A little over a week ago, I was in my car listening to a new playlist, and one of them – ‘Hold Each Other’ by A Great Big World – caught my attention about halfway through. The singer, it seemed, was singing about love – and he was using male pronouns. Pressing the track back a bit, I listened more closely:
Everything looks different now
All this time my head was down
He came along and showed me how to let go
I can’t remember where I’m from
All I know is who I’ve become
That our love has just begun like ohhh
Something happens when I hold him
He keeps my heart from getting broken
When the days get short and the nights get a little bit frozen
We hold each other, we hold each other
For the rest of the drive, I found myself cycling through the song again and again. The first verse, sung by Ian (who is straight), is a sweet homage to the love he feels for a woman. The second one, sung by Chad (who is gay), is comprised of the words above. It makes perfect sense, and the lyrics aren’t anything revolutionary, but it resonated. Hearing Chad sing honestly about the love he’d felt moved something within me.
Lesbian, gay, and bisexual (LGB) people often devote a significant portion of our growing up years to denial and repression, working tirelessly either to erase the feelings burgeoning within us or to hide them away. When we do finally step into ourselves, when we get the chance to experience love at its most honest, I think we are often startled by how ‘right’ it feels. Like we understand, finally, what all these people have been singing about.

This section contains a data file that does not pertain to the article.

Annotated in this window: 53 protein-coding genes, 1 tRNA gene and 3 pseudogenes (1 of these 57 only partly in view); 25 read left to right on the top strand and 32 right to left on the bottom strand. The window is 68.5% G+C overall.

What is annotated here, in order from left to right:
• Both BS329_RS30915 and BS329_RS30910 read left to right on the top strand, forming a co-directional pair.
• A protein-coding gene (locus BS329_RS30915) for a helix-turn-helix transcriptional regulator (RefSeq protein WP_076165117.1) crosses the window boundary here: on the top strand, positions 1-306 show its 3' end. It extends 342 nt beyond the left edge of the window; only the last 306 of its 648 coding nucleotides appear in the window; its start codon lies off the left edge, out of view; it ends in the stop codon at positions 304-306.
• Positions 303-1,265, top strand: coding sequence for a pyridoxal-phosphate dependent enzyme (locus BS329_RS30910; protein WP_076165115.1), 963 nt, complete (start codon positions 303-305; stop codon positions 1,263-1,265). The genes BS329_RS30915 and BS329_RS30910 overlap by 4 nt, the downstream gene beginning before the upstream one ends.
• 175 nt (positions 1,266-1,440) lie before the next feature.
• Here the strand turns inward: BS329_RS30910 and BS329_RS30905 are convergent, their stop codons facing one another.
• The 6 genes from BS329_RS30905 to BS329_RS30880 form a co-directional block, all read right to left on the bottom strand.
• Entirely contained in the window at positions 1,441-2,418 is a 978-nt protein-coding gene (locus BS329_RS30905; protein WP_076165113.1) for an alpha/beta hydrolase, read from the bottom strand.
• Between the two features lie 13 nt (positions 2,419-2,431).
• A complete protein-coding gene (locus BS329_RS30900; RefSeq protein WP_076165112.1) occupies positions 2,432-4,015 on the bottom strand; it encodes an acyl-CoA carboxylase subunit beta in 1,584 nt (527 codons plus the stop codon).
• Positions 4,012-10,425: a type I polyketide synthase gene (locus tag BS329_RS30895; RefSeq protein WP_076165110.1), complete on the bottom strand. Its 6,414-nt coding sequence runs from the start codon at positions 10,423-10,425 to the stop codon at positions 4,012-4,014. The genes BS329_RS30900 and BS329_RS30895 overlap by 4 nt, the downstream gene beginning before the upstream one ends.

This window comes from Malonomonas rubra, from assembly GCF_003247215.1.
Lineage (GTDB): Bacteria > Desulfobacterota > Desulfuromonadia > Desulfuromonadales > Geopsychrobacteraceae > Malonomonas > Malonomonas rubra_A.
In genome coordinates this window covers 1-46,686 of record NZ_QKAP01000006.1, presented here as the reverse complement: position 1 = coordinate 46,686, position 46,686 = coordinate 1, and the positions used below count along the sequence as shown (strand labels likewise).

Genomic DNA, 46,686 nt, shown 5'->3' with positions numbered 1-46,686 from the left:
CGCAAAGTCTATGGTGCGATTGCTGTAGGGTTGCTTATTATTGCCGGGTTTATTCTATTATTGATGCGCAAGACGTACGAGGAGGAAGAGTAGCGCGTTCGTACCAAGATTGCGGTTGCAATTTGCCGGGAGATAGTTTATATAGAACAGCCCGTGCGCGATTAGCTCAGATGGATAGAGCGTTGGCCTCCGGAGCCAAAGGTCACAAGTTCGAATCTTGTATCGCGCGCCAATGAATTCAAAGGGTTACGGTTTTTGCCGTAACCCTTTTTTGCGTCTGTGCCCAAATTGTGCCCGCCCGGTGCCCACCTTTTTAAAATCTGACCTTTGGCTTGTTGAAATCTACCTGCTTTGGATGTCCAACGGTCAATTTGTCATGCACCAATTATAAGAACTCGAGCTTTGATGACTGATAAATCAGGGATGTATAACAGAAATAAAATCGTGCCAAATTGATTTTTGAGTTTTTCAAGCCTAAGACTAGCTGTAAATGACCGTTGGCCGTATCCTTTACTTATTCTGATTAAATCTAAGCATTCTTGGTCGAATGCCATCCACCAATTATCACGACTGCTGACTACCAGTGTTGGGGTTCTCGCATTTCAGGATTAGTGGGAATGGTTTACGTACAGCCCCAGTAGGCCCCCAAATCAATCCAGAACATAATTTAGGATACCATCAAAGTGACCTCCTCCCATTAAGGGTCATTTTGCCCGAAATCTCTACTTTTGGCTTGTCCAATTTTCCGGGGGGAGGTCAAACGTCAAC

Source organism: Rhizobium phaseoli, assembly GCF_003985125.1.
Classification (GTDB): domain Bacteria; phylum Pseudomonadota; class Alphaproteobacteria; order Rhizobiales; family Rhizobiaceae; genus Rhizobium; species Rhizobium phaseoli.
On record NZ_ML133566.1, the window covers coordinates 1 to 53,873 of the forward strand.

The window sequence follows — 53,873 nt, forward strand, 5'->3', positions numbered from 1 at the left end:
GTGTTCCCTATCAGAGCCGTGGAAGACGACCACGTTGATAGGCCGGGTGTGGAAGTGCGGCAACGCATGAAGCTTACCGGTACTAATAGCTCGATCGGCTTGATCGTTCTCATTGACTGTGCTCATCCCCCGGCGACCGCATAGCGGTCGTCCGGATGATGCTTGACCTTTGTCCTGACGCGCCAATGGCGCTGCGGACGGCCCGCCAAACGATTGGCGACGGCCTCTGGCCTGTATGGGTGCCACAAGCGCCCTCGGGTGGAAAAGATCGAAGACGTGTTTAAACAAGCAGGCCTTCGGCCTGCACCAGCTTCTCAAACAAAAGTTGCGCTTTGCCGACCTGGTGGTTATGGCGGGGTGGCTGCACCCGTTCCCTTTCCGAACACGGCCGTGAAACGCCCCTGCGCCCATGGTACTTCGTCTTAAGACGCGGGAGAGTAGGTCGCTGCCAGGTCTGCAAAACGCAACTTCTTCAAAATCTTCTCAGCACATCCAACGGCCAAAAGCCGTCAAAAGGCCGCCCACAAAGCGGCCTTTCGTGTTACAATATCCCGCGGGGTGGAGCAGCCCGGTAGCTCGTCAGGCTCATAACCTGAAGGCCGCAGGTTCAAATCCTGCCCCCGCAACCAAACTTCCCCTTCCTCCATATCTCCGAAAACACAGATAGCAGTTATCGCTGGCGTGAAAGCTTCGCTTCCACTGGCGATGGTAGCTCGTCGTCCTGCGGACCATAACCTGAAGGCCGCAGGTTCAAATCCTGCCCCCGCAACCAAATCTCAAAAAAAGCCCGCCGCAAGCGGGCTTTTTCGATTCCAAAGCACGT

But music is largely heteronormative. Gay singers often stick to the second-person format, utilizing ‘you’ and steering away from gender-identifying language. We are left to sing along with the gender-specific wordage of our opposite sex favorites, or – in some cases – flip the words of our favorite songs to match our heart’s orientation. (Even in cover songs, when a man takes on a woman’s song, we are often annoyed to find he has switched pronouns and lyrics around.)
The experience made me think about representation. I felt so unbelievably happy to hear a song that celebrated my experience. To hear lyrics that brought my love journey to mind, without any asterisks or mental corrections. It’s beautiful, I think, to hear the power of Chad’s voice as he sings those lyrics. I wonder how many times he has sung with she and her to fit the expectation. I’m grateful he was brave.
This connects, I think, to Formation, Beyoncé’s recent track which has lit the national dialogue on fire. If you are white, and you are having a reaction of any kind, I suppose that’s okay, but – before voicing it – maybe ask some black people in your life how it made them feel. Because Formation is undoubtedly intended as an anthem for the black community.
This is a bit all over the place, but it’s been on my mind for a bit. Thanks for the time. Be #blessed, everybody.